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Government to Boost Small Firms with New Entrepreneurship Strategy

Written by Contributor, on 2nd Aug 2019. Posted in General

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The government has revealed that it is working on a new SME and Entrepreneurship Strategy that is to be released in the Autumn.

Taoiseach Leo Varadkar and Ulrik Vestergaard Knudsen, Deputy Secretary-General of the Organisation for Economic Cooperation and Development (OECD), were both in attendance at the SME & Entrepreneurship Strategy Conference at the Aviva Stadium where parts of the initiative were unveiled. 

Plans include giving more power to government agencies, such as InterTrade Ireland and Enterprise Ireland, to provide SMEs with grants and discounts to help boost export numbers. 

Heather Humphreys, Minister for Business, Enterprise and Innovation, also revealed that Local Enterprise Offices will be responsible for managing two new funds worth a combined €3 million. The funds, which will be available to relevant SMEs across Ireland, will be responsible for addressing productivity levels and encouraging innovation.

Speaking at the conference, Minister Humphreys said: “As we work to boost productivity levels in our enterprise base, these new funds, combined with existing supports, will ensure that we can reach even the smallest business in the most rural area. Supporting micro-businesses right across the country will be central to our success.”

The state also unveiled plans to overhaul R&D tax credits, making it easier for SMEs to apply for the credit by reducing paperwork and bringing it in-line with its UK counterpart. Staff upskilling will also be readily available via Skillnet’s Learning Network.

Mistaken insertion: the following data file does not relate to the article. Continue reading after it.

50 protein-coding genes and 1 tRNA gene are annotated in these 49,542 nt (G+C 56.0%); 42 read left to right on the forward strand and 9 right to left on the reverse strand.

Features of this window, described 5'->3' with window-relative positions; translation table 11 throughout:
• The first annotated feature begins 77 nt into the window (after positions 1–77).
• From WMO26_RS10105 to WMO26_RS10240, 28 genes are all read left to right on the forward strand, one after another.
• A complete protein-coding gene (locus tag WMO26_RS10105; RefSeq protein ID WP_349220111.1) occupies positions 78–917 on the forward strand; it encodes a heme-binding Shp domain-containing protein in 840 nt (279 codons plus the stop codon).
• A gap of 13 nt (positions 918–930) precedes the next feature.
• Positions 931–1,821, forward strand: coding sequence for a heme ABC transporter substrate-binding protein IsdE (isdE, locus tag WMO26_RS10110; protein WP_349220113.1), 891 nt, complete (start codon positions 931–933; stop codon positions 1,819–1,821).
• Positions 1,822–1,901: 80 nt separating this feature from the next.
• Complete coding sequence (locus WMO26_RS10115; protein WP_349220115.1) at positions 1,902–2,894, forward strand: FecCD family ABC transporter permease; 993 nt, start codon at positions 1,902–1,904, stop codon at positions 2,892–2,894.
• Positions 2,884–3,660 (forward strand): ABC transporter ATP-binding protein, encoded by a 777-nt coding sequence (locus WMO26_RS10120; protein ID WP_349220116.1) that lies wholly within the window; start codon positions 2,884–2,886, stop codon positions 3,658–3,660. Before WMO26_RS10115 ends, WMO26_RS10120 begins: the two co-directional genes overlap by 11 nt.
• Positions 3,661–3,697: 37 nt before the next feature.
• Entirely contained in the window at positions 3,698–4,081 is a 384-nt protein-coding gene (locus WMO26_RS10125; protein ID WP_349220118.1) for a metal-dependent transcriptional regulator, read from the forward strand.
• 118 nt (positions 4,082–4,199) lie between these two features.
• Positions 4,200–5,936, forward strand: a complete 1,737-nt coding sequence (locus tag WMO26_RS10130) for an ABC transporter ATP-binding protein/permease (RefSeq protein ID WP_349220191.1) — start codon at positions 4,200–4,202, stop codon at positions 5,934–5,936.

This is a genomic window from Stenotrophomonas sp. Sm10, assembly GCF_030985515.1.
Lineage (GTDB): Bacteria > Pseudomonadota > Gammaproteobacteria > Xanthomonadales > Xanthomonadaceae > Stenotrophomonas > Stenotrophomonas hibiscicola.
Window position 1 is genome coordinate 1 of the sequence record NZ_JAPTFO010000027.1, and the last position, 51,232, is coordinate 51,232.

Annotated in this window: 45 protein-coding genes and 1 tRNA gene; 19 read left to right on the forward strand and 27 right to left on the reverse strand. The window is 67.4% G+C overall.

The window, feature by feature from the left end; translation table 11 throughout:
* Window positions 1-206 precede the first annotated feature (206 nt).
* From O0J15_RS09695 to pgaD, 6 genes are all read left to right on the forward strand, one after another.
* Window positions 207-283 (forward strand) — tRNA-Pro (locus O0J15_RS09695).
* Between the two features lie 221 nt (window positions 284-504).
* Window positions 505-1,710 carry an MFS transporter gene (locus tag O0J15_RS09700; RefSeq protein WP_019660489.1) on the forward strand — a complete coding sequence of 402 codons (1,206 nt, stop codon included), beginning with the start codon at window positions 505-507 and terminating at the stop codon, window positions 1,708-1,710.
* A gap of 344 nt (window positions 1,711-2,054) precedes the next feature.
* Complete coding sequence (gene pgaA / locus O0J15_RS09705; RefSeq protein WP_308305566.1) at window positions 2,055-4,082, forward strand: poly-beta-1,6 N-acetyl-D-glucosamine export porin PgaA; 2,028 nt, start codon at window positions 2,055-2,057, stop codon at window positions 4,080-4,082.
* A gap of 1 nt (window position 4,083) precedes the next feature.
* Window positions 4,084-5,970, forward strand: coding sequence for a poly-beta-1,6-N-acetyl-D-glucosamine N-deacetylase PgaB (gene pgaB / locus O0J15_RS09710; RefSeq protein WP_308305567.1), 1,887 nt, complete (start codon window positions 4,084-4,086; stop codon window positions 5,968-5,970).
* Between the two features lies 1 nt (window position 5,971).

Finally, a new cross-department committee will also be set up to help to shape future SME policy. All these pledges will be unveiled in greater detail in a major report in the Autumn.

Business leaders and groups across the spectrum welcomed the proposed changes. They had long complained that government policy was too focussed on attracting multinationals and that Irish-owned SMEs had been left to fend for themselves.

With Brexit on the horizon and Irish SMEs still facing some of the highest charges for bank loans across Europe, the news couldn’t have come at a better time.

Sven Spollen-Behrens, Director of the Small Firms Association, said that the proposals heralded a “new start”.

An Taoiseach, Leo Varadkar, used his speech at the conference to touch upon the importance of SMEs to the Irish economy: “SMEs account for 99.8% of all businesses in our State and for 70% of all employment in Ireland.

“You are the backbone of our local communities, providing jobs and incomes to families around the country. You ensure balanced regional growth.

“Our goal is to help you grow even stronger, enhancing your productivity and increasing resilience. We want to nurture entrepreneurship across all groups in society, encouraging the involvement of more women, more young people and more people with disabilities.” He said.

A report released last year by OCED highlighted the growing productivity gap between SMEs and multinationals in Ireland. Their most recent report, which was published just last week, showed how fewer than seven per cent of Irish SMEs currently export their services or products. 

Picture source: Pixabay

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